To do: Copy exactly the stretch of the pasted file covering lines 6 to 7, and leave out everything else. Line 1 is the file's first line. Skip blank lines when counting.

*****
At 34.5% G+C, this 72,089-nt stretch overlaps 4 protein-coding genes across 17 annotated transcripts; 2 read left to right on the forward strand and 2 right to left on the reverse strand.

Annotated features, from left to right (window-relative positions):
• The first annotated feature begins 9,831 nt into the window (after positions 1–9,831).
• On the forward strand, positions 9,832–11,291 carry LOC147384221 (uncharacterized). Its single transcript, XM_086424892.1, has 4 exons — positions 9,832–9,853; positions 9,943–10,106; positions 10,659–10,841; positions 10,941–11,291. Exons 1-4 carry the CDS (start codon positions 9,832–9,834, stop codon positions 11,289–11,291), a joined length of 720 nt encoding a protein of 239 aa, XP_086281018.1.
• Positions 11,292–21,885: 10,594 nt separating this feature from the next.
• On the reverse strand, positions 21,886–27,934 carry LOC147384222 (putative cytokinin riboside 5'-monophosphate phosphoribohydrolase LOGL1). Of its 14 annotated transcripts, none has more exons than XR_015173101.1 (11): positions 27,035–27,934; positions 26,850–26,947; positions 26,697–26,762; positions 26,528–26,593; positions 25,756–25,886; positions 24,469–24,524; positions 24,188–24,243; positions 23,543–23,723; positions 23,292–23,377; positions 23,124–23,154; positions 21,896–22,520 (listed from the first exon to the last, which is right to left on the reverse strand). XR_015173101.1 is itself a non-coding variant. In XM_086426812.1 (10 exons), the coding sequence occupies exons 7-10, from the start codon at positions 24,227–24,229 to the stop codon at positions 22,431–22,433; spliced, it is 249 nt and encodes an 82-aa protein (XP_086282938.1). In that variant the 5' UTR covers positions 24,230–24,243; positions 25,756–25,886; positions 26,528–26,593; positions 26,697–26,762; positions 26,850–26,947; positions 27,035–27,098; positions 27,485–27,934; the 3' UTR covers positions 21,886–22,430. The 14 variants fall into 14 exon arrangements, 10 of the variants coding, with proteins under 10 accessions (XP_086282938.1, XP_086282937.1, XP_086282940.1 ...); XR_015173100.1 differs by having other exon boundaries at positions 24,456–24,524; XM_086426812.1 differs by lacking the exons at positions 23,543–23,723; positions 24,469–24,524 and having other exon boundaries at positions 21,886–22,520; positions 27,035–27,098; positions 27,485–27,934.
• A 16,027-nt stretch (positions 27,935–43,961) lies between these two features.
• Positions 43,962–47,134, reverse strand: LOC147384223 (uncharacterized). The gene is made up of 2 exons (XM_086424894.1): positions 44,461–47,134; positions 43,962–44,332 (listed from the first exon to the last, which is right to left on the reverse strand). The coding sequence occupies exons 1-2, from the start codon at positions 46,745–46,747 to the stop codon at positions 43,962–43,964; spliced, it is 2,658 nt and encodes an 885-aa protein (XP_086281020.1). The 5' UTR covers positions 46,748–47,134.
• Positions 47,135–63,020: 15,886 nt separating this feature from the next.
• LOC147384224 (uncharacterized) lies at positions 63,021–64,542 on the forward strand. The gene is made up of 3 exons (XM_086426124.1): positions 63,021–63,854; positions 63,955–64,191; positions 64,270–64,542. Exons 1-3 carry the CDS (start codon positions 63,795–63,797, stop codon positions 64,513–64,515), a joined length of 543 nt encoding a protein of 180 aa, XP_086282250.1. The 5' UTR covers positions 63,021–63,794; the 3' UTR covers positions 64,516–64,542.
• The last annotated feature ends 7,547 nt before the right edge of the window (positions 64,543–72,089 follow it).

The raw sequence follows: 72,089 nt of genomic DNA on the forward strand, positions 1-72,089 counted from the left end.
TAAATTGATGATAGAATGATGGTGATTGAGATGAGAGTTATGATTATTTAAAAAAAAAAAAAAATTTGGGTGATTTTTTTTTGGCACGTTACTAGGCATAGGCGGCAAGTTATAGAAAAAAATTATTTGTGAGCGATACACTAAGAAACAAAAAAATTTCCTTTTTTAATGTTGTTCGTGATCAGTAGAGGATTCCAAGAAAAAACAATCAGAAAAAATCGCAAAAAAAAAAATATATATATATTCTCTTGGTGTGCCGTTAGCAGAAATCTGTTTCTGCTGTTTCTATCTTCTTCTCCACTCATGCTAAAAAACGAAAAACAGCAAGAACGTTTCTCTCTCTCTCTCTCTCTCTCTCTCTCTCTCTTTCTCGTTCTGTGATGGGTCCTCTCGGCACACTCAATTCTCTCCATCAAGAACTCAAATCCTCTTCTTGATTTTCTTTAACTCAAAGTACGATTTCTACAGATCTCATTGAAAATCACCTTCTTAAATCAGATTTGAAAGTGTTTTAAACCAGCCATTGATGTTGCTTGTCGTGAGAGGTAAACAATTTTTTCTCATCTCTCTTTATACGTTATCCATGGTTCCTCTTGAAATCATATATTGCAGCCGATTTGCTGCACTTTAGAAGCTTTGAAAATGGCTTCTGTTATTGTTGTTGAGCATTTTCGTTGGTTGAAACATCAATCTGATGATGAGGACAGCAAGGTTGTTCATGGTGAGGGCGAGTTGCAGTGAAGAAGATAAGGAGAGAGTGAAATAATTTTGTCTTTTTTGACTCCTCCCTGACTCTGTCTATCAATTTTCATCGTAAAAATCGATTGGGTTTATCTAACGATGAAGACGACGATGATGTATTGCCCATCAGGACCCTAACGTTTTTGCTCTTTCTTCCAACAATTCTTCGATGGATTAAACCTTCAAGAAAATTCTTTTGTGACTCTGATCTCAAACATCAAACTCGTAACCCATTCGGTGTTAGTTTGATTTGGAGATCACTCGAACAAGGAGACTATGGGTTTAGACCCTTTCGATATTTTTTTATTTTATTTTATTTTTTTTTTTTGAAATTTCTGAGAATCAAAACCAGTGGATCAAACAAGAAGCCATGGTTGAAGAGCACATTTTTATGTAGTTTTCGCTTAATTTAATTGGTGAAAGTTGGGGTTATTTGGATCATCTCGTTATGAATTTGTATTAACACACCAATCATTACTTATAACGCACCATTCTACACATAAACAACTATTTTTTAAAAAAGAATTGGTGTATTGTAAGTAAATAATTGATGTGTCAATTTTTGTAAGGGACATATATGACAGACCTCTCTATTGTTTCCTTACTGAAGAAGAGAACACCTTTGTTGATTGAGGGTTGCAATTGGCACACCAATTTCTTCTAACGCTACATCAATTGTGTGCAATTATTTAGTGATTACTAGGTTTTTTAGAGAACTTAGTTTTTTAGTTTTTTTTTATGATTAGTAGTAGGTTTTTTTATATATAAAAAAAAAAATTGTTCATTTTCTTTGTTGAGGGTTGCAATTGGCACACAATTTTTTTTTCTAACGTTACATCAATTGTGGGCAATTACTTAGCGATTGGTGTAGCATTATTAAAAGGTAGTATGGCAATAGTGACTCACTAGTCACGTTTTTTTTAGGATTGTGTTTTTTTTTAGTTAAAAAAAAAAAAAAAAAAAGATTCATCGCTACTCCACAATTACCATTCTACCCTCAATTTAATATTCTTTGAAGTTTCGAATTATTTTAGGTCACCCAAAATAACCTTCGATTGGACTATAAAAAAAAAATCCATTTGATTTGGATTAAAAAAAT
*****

• On the reverse strand, positions 21,886–27,934 carry LOC147384222 (putative cytokinin riboside 5'-monophosphate phosphoribohydrolase LOGL1). Of its 14 annotated transcripts, none has more exons than XR_015173101.1 (11): positions 27,035–27,934; positions 26,850–26,947; positions 26,697–26,762; positions 26,528–26,593; positions 25,756–25,886; positions 24,469–24,524; positions 24,188–24,243; positions 23,543–23,723; positions 23,292–23,377; positions 23,124–23,154; positions 21,896–22,520 (listed from the first exon to the last, which is right to left on the reverse strand). XR_015173101.1 is itself a non-coding variant. In XM_086426812.1 (10 exons), the coding sequence occupies exons 7-10, from the start codon at positions 24,227–24,229 to the stop codon at positions 22,431–22,433; spliced, it is 249 nt and encodes an 82-aa protein (XP_086282938.1). In that variant the 5' UTR covers positions 24,230–24,243; positions 25,756–25,886; positions 26,528–26,593; positions 26,697–26,762; positions 26,850–26,947; positions 27,035–27,098; positions 27,485–27,934; the 3' UTR covers positions 21,886–22,430. The 14 variants fall into 14 exon arrangements, 10 of the variants coding, with proteins under 10 accessions (XP_086282938.1, XP_086282937.1, XP_086282940.1 ...); XR_015173100.1 differs by having other exon boundaries at positions 24,456–24,524; XM_086426812.1 differs by lacking the exons at positions 23,543–23,723; positions 24,469–24,524 and having other exon boundaries at positions 21,886–22,520; positions 27,035–27,098; positions 27,485–27,934.
• A 16,027-nt stretch (positions 27,935–43,961) lies between these two features.